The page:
The opening of a public park in early summer 1908 saw the formation of a football club. The name of the team was reported in the Stirling Observer as the Blane Valley Eleven.
In September 1908 they beat Glasgow Douglas FC five goals to one. By 1909 the name had changed to Strathblane FC. This team beat Cadder FC 6 goals to 0 and celebrated with tea in McGregor's Halls. In September 1909 as the Blane Valley Eleven they beat Mugdock Rangers 2 goals to 1 in a match played in the public park. As far as can be gathered the team played in blue and white strips.
After the First World War, the Strathblane Comrades Team was formed and played for a number of years. In the Stirling Observer of 22nd December 1922 it was reported that the Strathblane Comrades played the Anglo American Oil Company and beat them 6 goals to 1. In the team was R Love, C Donnelly and W Anderson, J McPherson, R Adams and A McKay, J Dunn, R Chisholm, J McCall, D Currie and F Raeside.

In 1947 Blanefield Thistle was formed and since then has established a name for itself. In 1952 Blanefield Thistle won the Cameron Cup, which was originally donated to the Forth & Endrick Football Association in 1910. Blanefield Thistle won the Cameron Cup again in 1972 and 1973.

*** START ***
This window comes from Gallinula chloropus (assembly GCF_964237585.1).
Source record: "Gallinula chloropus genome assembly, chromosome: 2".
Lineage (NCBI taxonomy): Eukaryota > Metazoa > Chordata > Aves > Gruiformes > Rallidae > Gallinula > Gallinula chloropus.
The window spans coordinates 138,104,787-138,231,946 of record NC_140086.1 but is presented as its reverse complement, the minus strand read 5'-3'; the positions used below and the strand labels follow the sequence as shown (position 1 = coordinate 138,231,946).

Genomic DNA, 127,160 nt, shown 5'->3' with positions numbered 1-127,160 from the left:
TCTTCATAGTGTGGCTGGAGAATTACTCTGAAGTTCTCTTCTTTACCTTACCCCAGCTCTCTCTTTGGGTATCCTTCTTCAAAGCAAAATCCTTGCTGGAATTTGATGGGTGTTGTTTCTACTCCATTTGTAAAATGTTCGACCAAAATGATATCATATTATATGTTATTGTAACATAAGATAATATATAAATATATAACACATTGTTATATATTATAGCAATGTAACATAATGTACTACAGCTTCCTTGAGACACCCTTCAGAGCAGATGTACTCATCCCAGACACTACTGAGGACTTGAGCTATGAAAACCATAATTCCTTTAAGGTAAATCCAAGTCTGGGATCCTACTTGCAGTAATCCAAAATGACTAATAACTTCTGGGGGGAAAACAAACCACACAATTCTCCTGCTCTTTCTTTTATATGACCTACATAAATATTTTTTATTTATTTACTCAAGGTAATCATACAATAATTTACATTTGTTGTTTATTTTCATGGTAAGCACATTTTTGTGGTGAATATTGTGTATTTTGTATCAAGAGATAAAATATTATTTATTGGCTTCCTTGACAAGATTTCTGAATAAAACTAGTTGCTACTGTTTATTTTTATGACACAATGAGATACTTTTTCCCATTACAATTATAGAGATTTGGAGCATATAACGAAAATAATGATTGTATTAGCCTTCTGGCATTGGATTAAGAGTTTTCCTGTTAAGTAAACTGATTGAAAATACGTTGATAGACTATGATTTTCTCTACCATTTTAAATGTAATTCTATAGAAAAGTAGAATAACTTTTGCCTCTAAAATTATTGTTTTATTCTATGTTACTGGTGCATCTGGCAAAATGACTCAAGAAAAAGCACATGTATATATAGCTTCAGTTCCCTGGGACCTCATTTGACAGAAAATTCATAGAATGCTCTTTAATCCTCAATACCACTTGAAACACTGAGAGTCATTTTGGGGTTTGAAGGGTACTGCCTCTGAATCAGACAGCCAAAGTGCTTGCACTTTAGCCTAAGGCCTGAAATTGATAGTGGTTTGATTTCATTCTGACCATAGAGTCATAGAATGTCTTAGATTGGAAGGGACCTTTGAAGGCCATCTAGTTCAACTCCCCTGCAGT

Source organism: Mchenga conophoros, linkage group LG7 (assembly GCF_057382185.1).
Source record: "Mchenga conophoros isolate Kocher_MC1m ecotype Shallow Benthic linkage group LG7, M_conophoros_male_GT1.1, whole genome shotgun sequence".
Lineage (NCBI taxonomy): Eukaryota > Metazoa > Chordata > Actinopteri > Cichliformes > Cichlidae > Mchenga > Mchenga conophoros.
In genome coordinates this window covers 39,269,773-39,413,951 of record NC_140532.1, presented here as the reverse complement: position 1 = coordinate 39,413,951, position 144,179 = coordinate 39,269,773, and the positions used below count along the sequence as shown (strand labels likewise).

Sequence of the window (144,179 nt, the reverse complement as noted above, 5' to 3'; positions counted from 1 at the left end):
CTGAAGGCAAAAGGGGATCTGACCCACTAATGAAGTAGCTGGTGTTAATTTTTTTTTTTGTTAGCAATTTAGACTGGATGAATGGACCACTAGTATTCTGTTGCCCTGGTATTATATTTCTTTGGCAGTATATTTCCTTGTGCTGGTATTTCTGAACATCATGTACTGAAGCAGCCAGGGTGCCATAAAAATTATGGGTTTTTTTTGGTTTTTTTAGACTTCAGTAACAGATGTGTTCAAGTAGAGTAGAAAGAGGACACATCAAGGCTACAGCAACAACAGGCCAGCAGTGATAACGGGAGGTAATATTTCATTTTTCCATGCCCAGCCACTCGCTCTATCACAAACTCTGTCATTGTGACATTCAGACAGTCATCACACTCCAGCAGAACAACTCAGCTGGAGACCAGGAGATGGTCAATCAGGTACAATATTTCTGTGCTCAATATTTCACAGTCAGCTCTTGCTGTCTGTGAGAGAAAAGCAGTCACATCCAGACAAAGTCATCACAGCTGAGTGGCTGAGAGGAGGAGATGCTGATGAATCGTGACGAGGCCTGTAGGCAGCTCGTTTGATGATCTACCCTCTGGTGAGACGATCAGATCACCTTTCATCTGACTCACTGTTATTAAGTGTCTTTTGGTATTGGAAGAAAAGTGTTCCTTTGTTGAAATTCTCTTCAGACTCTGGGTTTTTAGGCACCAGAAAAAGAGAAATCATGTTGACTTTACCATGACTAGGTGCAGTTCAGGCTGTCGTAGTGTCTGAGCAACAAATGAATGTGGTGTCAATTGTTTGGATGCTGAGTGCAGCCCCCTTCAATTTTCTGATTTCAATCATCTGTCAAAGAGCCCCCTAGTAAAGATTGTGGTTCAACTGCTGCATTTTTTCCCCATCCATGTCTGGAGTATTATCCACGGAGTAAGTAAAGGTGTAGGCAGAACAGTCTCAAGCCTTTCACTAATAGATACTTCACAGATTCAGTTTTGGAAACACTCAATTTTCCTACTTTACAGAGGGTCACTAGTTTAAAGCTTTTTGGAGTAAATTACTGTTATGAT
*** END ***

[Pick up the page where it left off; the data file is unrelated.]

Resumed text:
Blanefield Thistle 1952
Blanefield Thistle Cameron Cup Winners 1952

The Tennis Club

The Stirling Observer of the 21st June 1913 recorded that -
On Saturday last, Lady Helen Graham, daughter of the Duke and Duchess of Montrose, in the presence of a large and fashionable gathering opened the new tennis courts. In her brief comments Lady Graham remarked that the people of Strathblane were fortunate in having such a generous dweller in their midst as Mr Yarrow, the donor of the new tennis courts splendidly situated at the foot of the hills. After other speeches by main local dignitaries, the courts were opened for play with Lady Helen playing the first ball. Tea was served in the marquee and the day was voted one of the memorable days in the parish!